One thing R2 doesn’t mention in the description is that the front mounts are made for 6mm diameter bodyposts. However most pro-chassis’, including my DRB, have 5mm bodyposts. It does work with the 5mm bodyposts, but I would advise to use a longer grubscrew (or some loctite) as there isn’t much thread left and I think the grubsrews would come out due to vibrations.
Testing this thing isn’t that hard. Basicly it comes down to two things; Does it fit most shells and how well does it hold the body on.
For the fitment the answer is easy. Yes, it does fit most shells. The only problems I’ve found were with shells that have a vent in the bonnet right where the mount should go, like the Yokomo 180SX street, and with shells that have very little overhang behind the rear wheels like some hatchbacks. The first is also a problem with normal bodyposts and its an easy fix. The second is a bit more trouble, but you can always trim the rear half of the mounts so it would clear the shell. Not much to worry about there.
As for testing how well it holds the body on I’ve just mounted an old shell with the provided, very small, bits of velcro and started bashing the shell. At no point the shell came off or moved. I could even pick up the whole car by the shell and shake it. The bind of the velcro is amazing! Now I can’t tell you how well it will hold up over time, and offcourse the velcro will wear down at some point, but for now it works really well.
Don’t mind the archgap. I didn’t trim the bodyposts to length yet
There are a few things I would like to elaborate on.
The first is the build quality. The quality of the metals used is quite poor. I’ve already had to replace some of the grubscews as I’ve stripped the hex inside them. And before you ask, yes I am using proper tools. What I would suggest to anyone who bought or will buy this set is to replace all the grubscrews right away with some proper stainless steel or titanium screws. The aluminum also isn’t very strong and you will get a lot of dents in the posts on the rear half from adjusting and tightening the grubscrews. This would offcourse also scratch off the anodizing. So if you want the set to look nice after some time of use then I’d suggest you buy the silver one as it has no anodizing to be scratched off.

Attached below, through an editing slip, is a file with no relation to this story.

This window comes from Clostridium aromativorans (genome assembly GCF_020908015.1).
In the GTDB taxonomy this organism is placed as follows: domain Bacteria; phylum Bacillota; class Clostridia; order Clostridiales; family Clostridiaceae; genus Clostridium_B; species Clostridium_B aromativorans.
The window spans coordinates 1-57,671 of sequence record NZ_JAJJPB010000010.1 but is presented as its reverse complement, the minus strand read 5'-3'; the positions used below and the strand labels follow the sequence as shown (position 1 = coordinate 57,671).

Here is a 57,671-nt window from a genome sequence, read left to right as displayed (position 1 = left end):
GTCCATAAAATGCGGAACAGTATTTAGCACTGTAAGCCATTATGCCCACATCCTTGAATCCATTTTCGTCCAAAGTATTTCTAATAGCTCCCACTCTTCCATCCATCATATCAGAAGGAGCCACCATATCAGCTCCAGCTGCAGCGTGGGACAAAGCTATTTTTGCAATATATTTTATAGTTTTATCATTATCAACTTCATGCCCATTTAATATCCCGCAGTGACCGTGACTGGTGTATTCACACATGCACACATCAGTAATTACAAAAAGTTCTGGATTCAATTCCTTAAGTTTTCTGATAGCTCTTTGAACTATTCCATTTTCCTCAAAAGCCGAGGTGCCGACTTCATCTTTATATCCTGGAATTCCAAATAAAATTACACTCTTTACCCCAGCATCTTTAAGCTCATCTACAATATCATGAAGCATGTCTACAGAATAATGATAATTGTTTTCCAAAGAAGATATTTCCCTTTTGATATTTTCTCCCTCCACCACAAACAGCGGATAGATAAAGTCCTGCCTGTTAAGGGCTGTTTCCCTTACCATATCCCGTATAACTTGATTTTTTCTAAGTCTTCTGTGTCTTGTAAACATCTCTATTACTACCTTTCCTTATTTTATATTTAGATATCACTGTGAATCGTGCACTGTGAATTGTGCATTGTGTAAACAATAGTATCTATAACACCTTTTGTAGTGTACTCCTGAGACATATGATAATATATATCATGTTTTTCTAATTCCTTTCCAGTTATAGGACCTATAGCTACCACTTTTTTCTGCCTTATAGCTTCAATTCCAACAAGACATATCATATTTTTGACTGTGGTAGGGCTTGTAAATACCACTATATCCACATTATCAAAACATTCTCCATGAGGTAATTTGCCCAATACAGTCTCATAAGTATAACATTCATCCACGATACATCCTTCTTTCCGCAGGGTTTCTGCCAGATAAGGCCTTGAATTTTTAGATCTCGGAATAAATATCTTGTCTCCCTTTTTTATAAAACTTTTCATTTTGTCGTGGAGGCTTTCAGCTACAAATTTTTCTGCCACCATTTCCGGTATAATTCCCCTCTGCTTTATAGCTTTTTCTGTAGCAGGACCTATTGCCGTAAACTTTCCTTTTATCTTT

The next is the whole point of using these stealth mounts. Its nice to use on a shelfer or maybe a car you only do demo’s with. In competition however this isn’t a smart option. Adjusting the mounts takes a lot of time, time which you could also use to practice. And if you hit the wall or something else and the body moves only the slights bit you will have problems with the wheels rubbing on the shell when steering etc. and it could cost you your battle.
So in short this is an average product. Its cheap, but does need some work before you can really enjoy it. Its a lot better then some DIY project anyway. Also you have to remember that the fitment issues I’ve had are for the Yokomo DRB, and might be different for other chassis’. R2hobbies used the TEH-R31 to display the product and it seems its almost a direct fit for the TEH-R31. The lack of info from R2hobbies is confusing for inexperienced buyers and might scare some people off. But if you really want stealth mounts this is the best way to go.
I hope this review was of any use, and if you have suggestions or comments I’d like to hear them.